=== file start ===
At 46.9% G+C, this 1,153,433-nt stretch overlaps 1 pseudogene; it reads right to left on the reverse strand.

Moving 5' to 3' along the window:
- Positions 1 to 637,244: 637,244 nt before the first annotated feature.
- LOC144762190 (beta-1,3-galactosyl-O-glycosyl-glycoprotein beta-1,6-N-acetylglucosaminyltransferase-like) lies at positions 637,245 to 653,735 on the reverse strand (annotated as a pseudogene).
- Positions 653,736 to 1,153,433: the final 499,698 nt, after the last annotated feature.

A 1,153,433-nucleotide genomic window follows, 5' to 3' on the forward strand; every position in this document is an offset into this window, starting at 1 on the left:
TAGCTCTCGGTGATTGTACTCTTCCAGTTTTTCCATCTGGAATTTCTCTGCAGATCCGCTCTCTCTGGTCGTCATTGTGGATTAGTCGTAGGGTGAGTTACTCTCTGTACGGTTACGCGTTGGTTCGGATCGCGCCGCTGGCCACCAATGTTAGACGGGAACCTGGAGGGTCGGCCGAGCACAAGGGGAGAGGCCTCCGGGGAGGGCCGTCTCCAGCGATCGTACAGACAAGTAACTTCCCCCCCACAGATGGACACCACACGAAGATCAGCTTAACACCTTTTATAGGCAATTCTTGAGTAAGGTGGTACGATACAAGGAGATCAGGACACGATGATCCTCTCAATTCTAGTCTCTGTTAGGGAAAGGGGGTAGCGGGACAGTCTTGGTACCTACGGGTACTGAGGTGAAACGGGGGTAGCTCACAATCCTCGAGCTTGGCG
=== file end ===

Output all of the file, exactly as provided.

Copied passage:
At 46.9% G+C, this 1,153,433-nt stretch overlaps 1 pseudogene; it reads right to left on the reverse strand.

Moving 5' to 3' along the window:
- Positions 1 to 637,244: 637,244 nt before the first annotated feature.
- LOC144762190 (beta-1,3-galactosyl-O-glycosyl-glycoprotein beta-1,6-N-acetylglucosaminyltransferase-like) lies at positions 637,245 to 653,735 on the reverse strand (annotated as a pseudogene).
- Positions 653,736 to 1,153,433: the final 499,698 nt, after the last annotated feature.

A 1,153,433-nucleotide genomic window follows, 5' to 3' on the forward strand; every position in this document is an offset into this window, starting at 1 on the left:
TAGCTCTCGGTGATTGTACTCTTCCAGTTTTTCCATCTGGAATTTCTCTGCAGATCCGCTCTCTCTGGTCGTCATTGTGGATTAGTCGTAGGGTGAGTTACTCTCTGTACGGTTACGCGTTGGTTCGGATCGCGCCGCTGGCCACCAATGTTAGACGGGAACCTGGAGGGTCGGCCGAGCACAAGGGGAGAGGCCTCCGGGGAGGGCCGTCTCCAGCGATCGTACAGACAAGTAACTTCCCCCCCACAGATGGACACCACACGAAGATCAGCTTAACACCTTTTATAGGCAATTCTTGAGTAAGGTGGTACGATACAAGGAGATCAGGACACGATGATCCTCTCAATTCTAGTCTCTGTTAGGGAAAGGGGGTAGCGGGACAGTCTTGGTACCTACGGGTACTGAGGTGAAACGGGGGTAGCTCACAATCCTCGAGCTTGGCG